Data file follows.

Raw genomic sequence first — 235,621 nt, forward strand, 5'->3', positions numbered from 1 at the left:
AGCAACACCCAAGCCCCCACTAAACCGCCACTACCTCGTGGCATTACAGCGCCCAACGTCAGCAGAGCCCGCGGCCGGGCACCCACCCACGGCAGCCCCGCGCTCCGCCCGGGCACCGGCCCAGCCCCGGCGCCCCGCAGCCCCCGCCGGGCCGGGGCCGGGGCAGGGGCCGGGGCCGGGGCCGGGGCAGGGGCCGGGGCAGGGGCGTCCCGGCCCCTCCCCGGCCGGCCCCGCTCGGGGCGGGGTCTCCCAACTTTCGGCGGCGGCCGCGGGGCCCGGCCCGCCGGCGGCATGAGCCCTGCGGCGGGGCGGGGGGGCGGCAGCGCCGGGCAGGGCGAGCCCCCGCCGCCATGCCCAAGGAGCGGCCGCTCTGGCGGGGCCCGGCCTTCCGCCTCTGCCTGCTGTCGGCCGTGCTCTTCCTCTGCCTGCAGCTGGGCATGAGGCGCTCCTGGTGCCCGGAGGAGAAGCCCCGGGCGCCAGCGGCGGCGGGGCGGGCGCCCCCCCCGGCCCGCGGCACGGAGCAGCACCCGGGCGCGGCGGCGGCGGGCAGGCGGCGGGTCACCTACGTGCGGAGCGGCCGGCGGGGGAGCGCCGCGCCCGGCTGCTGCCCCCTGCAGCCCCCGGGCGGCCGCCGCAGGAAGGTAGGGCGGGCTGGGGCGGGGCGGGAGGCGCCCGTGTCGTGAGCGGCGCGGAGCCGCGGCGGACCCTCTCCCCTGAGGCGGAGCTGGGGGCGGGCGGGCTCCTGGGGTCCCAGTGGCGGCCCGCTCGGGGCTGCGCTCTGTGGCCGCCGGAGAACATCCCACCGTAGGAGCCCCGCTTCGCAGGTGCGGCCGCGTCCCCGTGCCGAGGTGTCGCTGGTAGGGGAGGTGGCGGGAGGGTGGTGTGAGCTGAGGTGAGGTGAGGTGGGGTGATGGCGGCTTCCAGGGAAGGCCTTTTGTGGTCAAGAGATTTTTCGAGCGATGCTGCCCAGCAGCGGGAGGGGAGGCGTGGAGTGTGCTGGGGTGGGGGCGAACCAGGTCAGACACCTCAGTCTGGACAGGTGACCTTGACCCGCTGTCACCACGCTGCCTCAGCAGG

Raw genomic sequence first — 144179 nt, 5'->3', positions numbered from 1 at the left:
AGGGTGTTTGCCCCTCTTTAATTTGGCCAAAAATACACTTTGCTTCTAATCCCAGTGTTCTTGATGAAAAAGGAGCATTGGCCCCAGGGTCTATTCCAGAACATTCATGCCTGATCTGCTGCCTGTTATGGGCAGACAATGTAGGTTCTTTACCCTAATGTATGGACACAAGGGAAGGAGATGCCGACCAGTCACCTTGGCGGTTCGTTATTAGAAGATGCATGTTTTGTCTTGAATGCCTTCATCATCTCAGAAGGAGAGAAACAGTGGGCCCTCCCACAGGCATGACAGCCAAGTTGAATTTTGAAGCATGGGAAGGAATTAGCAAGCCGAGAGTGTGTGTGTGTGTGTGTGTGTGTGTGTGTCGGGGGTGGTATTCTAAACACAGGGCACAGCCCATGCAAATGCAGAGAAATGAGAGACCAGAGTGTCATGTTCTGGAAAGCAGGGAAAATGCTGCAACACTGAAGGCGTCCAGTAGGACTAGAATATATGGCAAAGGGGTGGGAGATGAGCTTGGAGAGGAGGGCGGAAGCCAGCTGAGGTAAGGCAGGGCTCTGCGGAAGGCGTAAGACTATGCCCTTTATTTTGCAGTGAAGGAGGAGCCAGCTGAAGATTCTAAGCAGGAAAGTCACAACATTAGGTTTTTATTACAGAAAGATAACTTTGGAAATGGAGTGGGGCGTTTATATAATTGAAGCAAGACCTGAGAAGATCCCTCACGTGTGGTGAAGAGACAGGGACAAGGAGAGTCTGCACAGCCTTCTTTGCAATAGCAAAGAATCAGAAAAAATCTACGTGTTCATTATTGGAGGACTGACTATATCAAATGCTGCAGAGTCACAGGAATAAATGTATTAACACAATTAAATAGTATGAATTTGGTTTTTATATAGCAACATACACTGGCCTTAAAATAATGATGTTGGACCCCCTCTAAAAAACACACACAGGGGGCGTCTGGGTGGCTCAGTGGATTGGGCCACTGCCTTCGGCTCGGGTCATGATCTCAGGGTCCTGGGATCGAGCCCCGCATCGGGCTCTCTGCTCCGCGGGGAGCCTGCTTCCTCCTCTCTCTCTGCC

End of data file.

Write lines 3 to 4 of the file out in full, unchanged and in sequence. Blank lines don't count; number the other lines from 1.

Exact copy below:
Raw genomic sequence first — 144179 nt, 5'->3', positions numbered from 1 at the left:
AGGGTGTTTGCCCCTCTTTAATTTGGCCAAAAATACACTTTGCTTCTAATCCCAGTGTTCTTGATGAAAAAGGAGCATTGGCCCCAGGGTCTATTCCAGAACATTCATGCCTGATCTGCTGCCTGTTATGGGCAGACAATGTAGGTTCTTTACCCTAATGTATGGACACAAGGGAAGGAGATGCCGACCAGTCACCTTGGCGGTTCGTTATTAGAAGATGCATGTTTTGTCTTGAATGCCTTCATCATCTCAGAAGGAGAGAAACAGTGGGCCCTCCCACAGGCATGACAGCCAAGTTGAATTTTGAAGCATGGGAAGGAATTAGCAAGCCGAGAGTGTGTGTGTGTGTGTGTGTGTGTGTGTGTCGGGGGTGGTATTCTAAACACAGGGCACAGCCCATGCAAATGCAGAGAAATGAGAGACCAGAGTGTCATGTTCTGGAAAGCAGGGAAAATGCTGCAACACTGAAGGCGTCCAGTAGGACTAGAATATATGGCAAAGGGGTGGGAGATGAGCTTGGAGAGGAGGGCGGAAGCCAGCTGAGGTAAGGCAGGGCTCTGCGGAAGGCGTAAGACTATGCCCTTTATTTTGCAGTGAAGGAGGAGCCAGCTGAAGATTCTAAGCAGGAAAGTCACAACATTAGGTTTTTATTACAGAAAGATAACTTTGGAAATGGAGTGGGGCGTTTATATAATTGAAGCAAGACCTGAGAAGATCCCTCACGTGTGGTGAAGAGACAGGGACAAGGAGAGTCTGCACAGCCTTCTTTGCAATAGCAAAGAATCAGAAAAAATCTACGTGTTCATTATTGGAGGACTGACTATATCAAATGCTGCAGAGTCACAGGAATAAATGTATTAACACAATTAAATAGTATGAATTTGGTTTTTATATAGCAACATACACTGGCCTTAAAATAATGATGTTGGACCCCCTCTAAAAAACACACACAGGGGGCGTCTGGGTGGCTCAGTGGATTGGGCCACTGCCTTCGGCTCGGGTCATGATCTCAGGGTCCTGGGATCGAGCCCCGCATCGGGCTCTCTGCTCCGCGGGGAGCCTGCTTCCTCCTCTCTCTCTGCC